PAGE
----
Let’s say that you’re not quite four years old. You read a little and you love Super Friends cartoons. You’ve already seen some animated movies and you’re about to go to Disney World for the first time. That summer, you go to the movies, and your whole life changes. An entirely different universe opens in front of you, filled with bizarre aliens, friendly robots, mysterious knights, cynical smugglers, a tough-as-nails princess, the scariest villain you’ve ever seen, and a young boy who wanted adventure. The movie opens your eyes and your mind to a world of limitless possibility in what you can watch and read and hear. And you aren’t alone, because it did that for millions of other people.
May the 4th is considered “Star Wars Day” simply because it’s a pun. The original film was released on May 25th, 1977, but May the 4th sort of sounds like “May the Force Be with You.” For that reason, fans began referring to the date as “Star Wars Day” decades ago. Lucasfilm (and their owner since 2012, Disney) began making official observances several years ago, and Disney has been marking those with events in their theme parks since 2013.
But why? Commerce, certainly. Fun, sure. But why Star Wars, outside of its phenomenal success as a film and a franchise? Why that movie and the things that came from it in particular?
Let’s go back to the almost four-year-old. It wasn’t just that kid who had never seen anything like it on the screen before. Nobody had seen anything like it on the screen before. Sure, you had solid effects in 2001: A Space Odyssey. And the winner of the Academy Award for Visual Effects from the previous year, Logan’s Run, looked pretty good. But Star Wars marked a great leap forward. Writer and director George Lucas cared enormously about how everything looked and sounded. He wanted his film to be a transportive and almost immersive experience. His drive to make film look and sound better in general would lead him to found Lucasfilm Ltd. and to create effects house Industrial Light and Magic, computer animation division Pixar, video game division LucasArts, Lucasfilm Animation, and both THX and Skywalker Sound. Lucas didn’t just conceive of a new galaxy; he needed you to see and hear and feel it.
Lucas knew everything rested on that opening shot. He chose to go with a full orchestra rather than pop tunes. He knew that he had to offer some set-up in the form of an opening crawl of text, just like the old Flash Gordon serials had. But he knew that if he landed that first scene of a spaceship being pursued by an impossibly larger spaceship, then he’d have the audience. He also knew that he had another hill to climb. The 1970s had been rough on America in particular, with Vietnam, Kent State, Watergate, and more. Hollywood was in an artistically successful period with dark dramas and disaster films that reflected the national mood. Lucas had to capture the viewer with the opening and maintain their interest in a kind of pure out-of-this-world escapism that was totally antithetical to what people had been watching for most of the decade.
In terms of reaching the audience on the broadest possible level, Lucas dug into myths and their themes and archetypes as explored in the writings of people like Joseph Campbell. In the documentary Empire of Dreams Lucas said, “I attribute most of the success to the psychological underpinnings because they’ve been there for thousands of years and people still react the same ways to the stories that they always have.” For the music, he leaned on composer John Williams to summon the kind of sound that would resonate as much as the themes; Williams looked to his own classical inspirations (like Holst) to pull out the emotional texture he wanted to create.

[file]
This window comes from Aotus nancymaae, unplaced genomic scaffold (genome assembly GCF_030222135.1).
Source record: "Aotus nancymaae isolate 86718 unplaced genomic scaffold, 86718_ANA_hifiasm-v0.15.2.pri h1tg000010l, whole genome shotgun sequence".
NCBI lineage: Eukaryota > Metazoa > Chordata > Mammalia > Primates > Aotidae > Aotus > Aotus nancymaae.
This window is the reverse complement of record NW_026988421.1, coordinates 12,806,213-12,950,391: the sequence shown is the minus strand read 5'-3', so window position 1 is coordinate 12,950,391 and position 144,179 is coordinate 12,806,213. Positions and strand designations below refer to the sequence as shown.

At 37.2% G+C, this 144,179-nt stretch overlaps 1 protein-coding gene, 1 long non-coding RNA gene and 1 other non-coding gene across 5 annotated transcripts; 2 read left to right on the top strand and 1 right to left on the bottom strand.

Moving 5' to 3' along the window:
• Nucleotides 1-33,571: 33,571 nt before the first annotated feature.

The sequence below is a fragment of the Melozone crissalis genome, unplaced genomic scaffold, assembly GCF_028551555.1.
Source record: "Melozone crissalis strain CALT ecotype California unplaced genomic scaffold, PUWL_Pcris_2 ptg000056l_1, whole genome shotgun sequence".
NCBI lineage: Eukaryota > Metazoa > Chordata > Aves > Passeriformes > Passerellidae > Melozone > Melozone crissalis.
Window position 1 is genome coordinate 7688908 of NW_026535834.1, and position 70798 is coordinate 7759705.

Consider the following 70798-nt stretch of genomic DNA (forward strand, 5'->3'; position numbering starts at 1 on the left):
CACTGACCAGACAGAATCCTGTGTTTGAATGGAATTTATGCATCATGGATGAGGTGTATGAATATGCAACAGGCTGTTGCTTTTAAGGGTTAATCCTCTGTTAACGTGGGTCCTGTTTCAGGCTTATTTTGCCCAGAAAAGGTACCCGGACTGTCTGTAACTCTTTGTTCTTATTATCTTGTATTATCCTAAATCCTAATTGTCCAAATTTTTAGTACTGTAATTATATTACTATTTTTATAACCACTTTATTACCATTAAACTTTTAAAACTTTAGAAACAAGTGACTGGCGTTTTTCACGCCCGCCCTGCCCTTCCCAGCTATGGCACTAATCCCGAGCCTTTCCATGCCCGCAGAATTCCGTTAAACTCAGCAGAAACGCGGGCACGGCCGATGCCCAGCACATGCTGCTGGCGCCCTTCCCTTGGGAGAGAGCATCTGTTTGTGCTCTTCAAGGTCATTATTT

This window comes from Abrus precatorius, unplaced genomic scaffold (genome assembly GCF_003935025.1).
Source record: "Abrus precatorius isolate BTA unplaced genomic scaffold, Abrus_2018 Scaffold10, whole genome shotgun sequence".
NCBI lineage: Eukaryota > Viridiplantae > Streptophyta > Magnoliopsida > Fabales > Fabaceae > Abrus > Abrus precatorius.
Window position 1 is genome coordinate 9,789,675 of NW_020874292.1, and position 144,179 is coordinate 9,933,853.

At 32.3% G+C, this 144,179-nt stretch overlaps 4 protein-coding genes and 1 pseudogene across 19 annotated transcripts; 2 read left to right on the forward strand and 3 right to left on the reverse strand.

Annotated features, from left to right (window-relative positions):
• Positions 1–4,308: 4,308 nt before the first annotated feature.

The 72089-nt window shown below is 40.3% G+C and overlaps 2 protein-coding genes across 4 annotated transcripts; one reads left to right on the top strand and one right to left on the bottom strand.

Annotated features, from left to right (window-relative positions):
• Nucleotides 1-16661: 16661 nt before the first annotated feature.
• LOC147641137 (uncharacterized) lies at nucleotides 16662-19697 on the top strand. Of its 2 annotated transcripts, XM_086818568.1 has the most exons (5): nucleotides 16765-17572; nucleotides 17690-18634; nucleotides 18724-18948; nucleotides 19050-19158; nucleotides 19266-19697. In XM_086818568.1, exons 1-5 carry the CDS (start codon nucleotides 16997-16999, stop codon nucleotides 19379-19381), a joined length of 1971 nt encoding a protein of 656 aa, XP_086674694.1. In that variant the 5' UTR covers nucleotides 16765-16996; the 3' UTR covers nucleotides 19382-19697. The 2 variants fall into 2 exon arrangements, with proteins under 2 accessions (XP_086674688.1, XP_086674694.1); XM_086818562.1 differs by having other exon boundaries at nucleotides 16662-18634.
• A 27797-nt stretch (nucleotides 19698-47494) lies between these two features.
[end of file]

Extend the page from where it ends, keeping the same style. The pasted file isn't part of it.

It all came together. And for millions of people, their imaginations were captured. Leave aside the franchise and the merchandising and everything else. Star Wars elevated the spirits of people who saw it. It made you believe that if THAT was possible on the screen, then anything was possible on the screen. It inspired filmmakers like Kevin Feige, who tried to get into Lucas’s USC alma mater five times before he made it, and who now runs Marvel Studios. It inspired countless others to try their hand at film or special effects or writing or acting. It provided endless fuel for cosplayers, with the massive 501st Legion group turning into a charitable organization as well.
It might be one thing if Star Wars was just a successful series of movies that sold a lot of toys and video games (and novels and comic books and wallpaper and so on). But it taps into the primal thing that Lucas was aiming for; it’s a modern interpretation of mythology that reflects our own aspirations and fears, our own views of light and darkness. That it’s stuck around so long isn’t such a tribute to the rewatchabliity of the films or the talents of the filmmakers at every level (though those are considerable). It’s an acknowledgment that some stories are just here to stay, with a different set of characters resonating or reconnecting with generations as they grow older or bring the next generation into the fold.
Star Wars still matters because story matters. It still matters because pushing the boundaries of what’s possible in film and in art and in life matters. It matters because sometimes the galaxy far, far away is better than what we’ve got now. And it still matters because it reminds us that people can take time where things aren’t very good, where the future in uncertain, and turn it into something worth celebrating. At least, that’s what that almost four-year-old thinks now.
Featured image: Shutterstock
Become a Saturday Evening Post member and enjoy unlimited access. Subscribe now